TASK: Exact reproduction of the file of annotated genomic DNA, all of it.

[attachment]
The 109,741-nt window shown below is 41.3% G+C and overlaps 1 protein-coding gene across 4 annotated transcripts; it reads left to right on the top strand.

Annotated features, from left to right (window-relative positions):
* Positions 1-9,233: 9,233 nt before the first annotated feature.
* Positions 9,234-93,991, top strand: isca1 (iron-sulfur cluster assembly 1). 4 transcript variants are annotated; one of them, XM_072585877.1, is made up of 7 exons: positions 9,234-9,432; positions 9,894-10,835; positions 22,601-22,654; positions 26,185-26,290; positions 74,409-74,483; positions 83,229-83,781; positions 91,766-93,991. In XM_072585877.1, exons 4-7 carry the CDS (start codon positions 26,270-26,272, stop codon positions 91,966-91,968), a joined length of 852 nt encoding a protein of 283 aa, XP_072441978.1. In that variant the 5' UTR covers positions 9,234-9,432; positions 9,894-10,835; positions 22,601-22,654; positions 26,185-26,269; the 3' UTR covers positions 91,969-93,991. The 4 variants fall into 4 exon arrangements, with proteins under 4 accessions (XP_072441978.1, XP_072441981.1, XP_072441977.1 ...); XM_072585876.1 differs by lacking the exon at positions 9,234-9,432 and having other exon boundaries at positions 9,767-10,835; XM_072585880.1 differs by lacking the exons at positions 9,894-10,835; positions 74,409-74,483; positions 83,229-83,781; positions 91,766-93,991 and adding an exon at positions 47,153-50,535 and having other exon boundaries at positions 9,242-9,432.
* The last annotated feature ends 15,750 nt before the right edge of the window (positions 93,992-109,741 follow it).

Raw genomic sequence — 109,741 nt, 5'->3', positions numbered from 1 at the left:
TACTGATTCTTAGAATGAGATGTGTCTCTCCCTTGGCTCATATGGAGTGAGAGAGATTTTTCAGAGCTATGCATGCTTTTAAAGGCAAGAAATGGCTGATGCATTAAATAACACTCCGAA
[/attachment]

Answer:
The 109,741-nt window shown below is 41.3% G+C and overlaps 1 protein-coding gene across 4 annotated transcripts; it reads left to right on the top strand.

Annotated features, from left to right (window-relative positions):
* Positions 1-9,233: 9,233 nt before the first annotated feature.
* Positions 9,234-93,991, top strand: isca1 (iron-sulfur cluster assembly 1). 4 transcript variants are annotated; one of them, XM_072585877.1, is made up of 7 exons: positions 9,234-9,432; positions 9,894-10,835; positions 22,601-22,654; positions 26,185-26,290; positions 74,409-74,483; positions 83,229-83,781; positions 91,766-93,991. In XM_072585877.1, exons 4-7 carry the CDS (start codon positions 26,270-26,272, stop codon positions 91,966-91,968), a joined length of 852 nt encoding a protein of 283 aa, XP_072441978.1. In that variant the 5' UTR covers positions 9,234-9,432; positions 9,894-10,835; positions 22,601-22,654; positions 26,185-26,269; the 3' UTR covers positions 91,969-93,991. The 4 variants fall into 4 exon arrangements, with proteins under 4 accessions (XP_072441978.1, XP_072441981.1, XP_072441977.1 ...); XM_072585876.1 differs by lacking the exon at positions 9,234-9,432 and having other exon boundaries at positions 9,767-10,835; XM_072585880.1 differs by lacking the exons at positions 9,894-10,835; positions 74,409-74,483; positions 83,229-83,781; positions 91,766-93,991 and adding an exon at positions 47,153-50,535 and having other exon boundaries at positions 9,242-9,432.
* The last annotated feature ends 15,750 nt before the right edge of the window (positions 93,992-109,741 follow it).

Raw genomic sequence — 109,741 nt, 5'->3', positions numbered from 1 at the left:
TACTGATTCTTAGAATGAGATGTGTCTCTCCCTTGGCTCATATGGAGTGAGAGAGATTTTTCAGAGCTATGCATGCTTTTAAAGGCAAGAAATGGCTGATGCATTAAATAACACTCCGAA